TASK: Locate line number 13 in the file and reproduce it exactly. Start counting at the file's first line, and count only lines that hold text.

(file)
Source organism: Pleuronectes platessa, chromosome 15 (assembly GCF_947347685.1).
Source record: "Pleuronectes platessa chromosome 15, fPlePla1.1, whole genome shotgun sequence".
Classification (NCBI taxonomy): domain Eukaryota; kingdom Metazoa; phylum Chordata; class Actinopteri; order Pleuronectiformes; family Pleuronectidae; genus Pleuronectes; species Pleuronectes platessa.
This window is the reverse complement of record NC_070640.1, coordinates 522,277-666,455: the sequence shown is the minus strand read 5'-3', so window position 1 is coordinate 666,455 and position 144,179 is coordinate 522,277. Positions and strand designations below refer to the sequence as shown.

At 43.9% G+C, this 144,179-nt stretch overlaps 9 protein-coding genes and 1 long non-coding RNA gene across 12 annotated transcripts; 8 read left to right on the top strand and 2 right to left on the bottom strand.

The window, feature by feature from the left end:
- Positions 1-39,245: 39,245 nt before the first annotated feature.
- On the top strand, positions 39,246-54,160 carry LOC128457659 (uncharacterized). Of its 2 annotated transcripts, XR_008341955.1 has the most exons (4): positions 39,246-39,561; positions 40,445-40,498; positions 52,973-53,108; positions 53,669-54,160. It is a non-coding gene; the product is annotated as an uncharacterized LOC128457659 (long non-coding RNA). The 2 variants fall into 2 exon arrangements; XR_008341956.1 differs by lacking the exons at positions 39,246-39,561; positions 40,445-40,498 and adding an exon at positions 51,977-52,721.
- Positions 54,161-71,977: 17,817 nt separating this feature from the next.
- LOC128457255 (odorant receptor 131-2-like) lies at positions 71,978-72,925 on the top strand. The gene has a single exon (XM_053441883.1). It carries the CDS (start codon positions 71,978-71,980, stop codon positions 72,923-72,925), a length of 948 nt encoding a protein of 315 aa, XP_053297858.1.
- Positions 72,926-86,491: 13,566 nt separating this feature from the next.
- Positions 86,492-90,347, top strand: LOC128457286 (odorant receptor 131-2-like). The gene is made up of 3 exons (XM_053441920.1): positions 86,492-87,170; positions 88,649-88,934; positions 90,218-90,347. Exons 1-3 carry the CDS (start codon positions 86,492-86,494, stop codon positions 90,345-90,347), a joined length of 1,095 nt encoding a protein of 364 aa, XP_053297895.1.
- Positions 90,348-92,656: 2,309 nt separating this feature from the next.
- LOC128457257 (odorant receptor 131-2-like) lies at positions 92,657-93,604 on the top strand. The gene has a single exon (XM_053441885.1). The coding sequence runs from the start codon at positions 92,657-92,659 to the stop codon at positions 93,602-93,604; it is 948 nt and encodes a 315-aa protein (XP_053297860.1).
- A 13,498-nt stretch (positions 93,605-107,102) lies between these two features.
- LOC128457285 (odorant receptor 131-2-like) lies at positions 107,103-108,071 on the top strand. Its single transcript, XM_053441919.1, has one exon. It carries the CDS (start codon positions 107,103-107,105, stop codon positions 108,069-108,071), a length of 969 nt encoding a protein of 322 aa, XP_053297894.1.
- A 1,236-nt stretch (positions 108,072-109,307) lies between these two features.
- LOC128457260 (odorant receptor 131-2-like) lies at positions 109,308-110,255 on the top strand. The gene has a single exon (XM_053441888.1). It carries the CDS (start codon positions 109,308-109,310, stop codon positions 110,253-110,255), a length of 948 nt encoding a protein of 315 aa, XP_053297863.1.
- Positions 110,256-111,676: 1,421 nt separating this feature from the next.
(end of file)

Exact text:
- Positions 90,348-92,656: 2,309 nt separating this feature from the next.